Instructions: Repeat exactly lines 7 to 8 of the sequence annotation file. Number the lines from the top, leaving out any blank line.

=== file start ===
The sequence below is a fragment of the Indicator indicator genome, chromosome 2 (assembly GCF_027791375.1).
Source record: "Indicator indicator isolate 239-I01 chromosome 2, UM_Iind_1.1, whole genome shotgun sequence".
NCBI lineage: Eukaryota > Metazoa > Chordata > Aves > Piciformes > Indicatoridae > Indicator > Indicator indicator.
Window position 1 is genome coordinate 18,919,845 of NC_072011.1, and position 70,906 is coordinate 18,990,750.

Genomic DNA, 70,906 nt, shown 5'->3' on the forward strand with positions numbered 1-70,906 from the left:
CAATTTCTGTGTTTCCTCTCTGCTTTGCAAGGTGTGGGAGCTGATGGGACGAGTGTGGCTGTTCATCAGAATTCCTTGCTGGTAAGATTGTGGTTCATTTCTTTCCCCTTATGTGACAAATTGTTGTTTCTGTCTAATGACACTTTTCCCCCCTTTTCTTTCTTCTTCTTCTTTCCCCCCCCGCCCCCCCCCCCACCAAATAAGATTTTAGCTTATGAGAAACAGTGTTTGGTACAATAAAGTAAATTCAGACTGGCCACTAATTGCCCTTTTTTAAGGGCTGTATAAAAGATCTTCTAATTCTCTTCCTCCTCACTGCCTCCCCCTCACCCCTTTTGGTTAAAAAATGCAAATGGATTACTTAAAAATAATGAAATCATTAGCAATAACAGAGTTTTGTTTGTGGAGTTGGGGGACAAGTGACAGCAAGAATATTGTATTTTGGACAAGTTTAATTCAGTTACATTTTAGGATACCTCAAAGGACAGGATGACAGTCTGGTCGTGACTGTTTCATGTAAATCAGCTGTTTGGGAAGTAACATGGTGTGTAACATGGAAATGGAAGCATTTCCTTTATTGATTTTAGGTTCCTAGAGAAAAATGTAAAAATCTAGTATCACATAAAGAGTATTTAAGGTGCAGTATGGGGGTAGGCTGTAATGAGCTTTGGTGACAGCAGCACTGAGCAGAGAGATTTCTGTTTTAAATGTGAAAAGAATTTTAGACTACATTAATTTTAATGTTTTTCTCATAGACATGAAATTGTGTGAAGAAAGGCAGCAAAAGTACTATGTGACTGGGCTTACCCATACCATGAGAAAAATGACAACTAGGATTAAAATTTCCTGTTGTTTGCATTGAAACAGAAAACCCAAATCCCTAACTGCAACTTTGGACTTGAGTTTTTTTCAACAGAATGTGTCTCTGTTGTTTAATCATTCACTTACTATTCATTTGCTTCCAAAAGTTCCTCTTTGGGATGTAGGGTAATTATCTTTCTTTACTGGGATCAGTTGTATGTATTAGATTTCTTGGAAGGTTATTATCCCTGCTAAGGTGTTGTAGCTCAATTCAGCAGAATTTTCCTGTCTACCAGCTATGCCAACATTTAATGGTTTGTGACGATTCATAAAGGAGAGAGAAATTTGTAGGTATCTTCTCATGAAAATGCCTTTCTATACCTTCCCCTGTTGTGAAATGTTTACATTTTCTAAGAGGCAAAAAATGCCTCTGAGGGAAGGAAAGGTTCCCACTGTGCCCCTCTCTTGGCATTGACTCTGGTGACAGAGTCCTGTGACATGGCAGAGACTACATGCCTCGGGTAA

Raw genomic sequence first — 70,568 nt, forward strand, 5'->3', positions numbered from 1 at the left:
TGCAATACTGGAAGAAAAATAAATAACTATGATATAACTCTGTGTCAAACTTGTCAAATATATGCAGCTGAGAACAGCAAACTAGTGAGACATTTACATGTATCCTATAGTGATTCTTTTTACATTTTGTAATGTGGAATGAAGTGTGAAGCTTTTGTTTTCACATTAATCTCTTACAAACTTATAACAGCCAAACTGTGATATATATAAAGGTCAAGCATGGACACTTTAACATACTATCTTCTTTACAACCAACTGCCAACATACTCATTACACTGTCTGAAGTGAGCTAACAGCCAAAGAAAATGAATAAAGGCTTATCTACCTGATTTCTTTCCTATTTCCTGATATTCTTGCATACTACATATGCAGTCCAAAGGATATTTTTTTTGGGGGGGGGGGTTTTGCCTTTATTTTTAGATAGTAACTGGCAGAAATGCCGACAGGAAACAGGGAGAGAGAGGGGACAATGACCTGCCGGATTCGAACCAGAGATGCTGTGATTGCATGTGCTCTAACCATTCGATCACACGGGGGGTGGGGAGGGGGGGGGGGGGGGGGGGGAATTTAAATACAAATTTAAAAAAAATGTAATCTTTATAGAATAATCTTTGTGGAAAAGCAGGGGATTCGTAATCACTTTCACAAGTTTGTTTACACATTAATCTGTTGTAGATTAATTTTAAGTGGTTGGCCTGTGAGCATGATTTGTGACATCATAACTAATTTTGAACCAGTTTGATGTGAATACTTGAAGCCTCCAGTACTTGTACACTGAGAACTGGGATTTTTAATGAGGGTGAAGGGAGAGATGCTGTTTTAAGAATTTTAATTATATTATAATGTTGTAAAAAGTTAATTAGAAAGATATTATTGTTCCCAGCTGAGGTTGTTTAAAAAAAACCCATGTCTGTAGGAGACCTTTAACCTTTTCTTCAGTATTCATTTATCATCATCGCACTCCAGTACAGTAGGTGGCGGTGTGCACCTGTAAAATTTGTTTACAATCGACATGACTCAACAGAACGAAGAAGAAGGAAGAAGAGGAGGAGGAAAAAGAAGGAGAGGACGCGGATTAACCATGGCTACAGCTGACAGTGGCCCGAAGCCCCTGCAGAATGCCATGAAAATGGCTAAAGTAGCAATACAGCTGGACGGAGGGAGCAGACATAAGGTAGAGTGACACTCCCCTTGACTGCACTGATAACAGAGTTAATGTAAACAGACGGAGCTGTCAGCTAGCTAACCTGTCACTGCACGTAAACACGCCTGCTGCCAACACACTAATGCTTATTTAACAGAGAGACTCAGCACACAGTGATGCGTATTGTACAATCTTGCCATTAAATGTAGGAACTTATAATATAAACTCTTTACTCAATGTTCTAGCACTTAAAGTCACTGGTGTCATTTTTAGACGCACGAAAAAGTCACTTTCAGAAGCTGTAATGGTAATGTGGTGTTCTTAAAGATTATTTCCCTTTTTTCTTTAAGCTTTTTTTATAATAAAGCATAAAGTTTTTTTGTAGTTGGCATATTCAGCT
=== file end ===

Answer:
Raw genomic sequence first — 70,568 nt, forward strand, 5'->3', positions numbered from 1 at the left:
TGCAATACTGGAAGAAAAATAAATAACTATGATATAACTCTGTGTCAAACTTGTCAAATATATGCAGCTGAGAACAGCAAACTAGTGAGACATTTACATGTATCCTATAGTGATTCTTTTTACATTTTGTAATGTGGAATGAAGTGTGAAGCTTTTGTTTTCACATTAATCTCTTACAAACTTATAACAGCCAAACTGTGATATATATAAAGGTCAAGCATGGACACTTTAACATACTATCTTCTTTACAACCAACTGCCAACATACTCATTACACTGTCTGAAGTGAGCTAACAGCCAAAGAAAATGAATAAAGGCTTATCTACCTGATTTCTTTCCTATTTCCTGATATTCTTGCATACTACATATGCAGTCCAAAGGATATTTTTTTTGGGGGGGGGGGTTTTGCCTTTATTTTTAGATAGTAACTGGCAGAAATGCCGACAGGAAACAGGGAGAGAGAGGGGACAATGACCTGCCGGATTCGAACCAGAGATGCTGTGATTGCATGTGCTCTAACCATTCGATCACACGGGGGGTGGGGAGGGGGGGGGGGGGGGGGGGGAATTTAAATACAAATTTAAAAAAAATGTAATCTTTATAGAATAATCTTTGTGGAAAAGCAGGGGATTCGTAATCACTTTCACAAGTTTGTTTACACATTAATCTGTTGTAGATTAATTTTAAGTGGTTGGCCTGTGAGCATGATTTGTGACATCATAACTAATTTTGAACCAGTTTGATGTGAATACTTGAAGCCTCCAGTACTTGTACACTGAGAACTGGGATTTTTAATGAGGGTGAAGGGAGAGATGCTGTTTTAAGAATTTTAATTATATTATAATGTTGTAAAAAGTTAATTAGAAAGATATTATTGTTCCCAGCTGAGGTTGTTTAAAAAAAACCCATGTCTGTAGGAGACCTTTAACCTTTTCTTCAGTATTCATTTATCATCATCGCACTCCAGTACAGTAGGTGGCGGTGTGCACCTGTAAAATTTGTTTACAATCGACATGACTCAACAGAACGAAGAAGAAGGAAGAAGAGGAGGAGGAAAAAGAAGGAGAGGACGCGGATTAACCATGGCTACAGCTGACAGTGGCCCGAAGCCCCTGCAGAATGCCATGAAAATGGCTAAAGTAGCAATACAGCTGGACGGAGGGAGCAGACATAAGGTAGAGTGACACTCCCCTTGACTGCACTGATAACAGAGTTAATGTAAACAGACGGAGCTGTCAGCTAGCTAACCTGTCACTGCACGTAAACACGCCTGCTGCCAACACACTAATGCTTATTTAACAGAGAGACTCAGCACACAGTGATGCGTATTGTACAATCTTGCCATTAAATGTAGGAACTTATAATATAAACTCTTTACTCAATGTTCTAGCACTTAAAGTCACTGGTGTCATTTTTAGACGCACGAAAAAGTCACTTTCAGAAGCTGTAATGGTAATGTGGTGTTCTTAAAGATTATTTCCCTTTTTTCTTTAAGCTTTTTTTATAATAAAGCATAAAGTTTTTTTGTAGTTGGCATATTCAGCT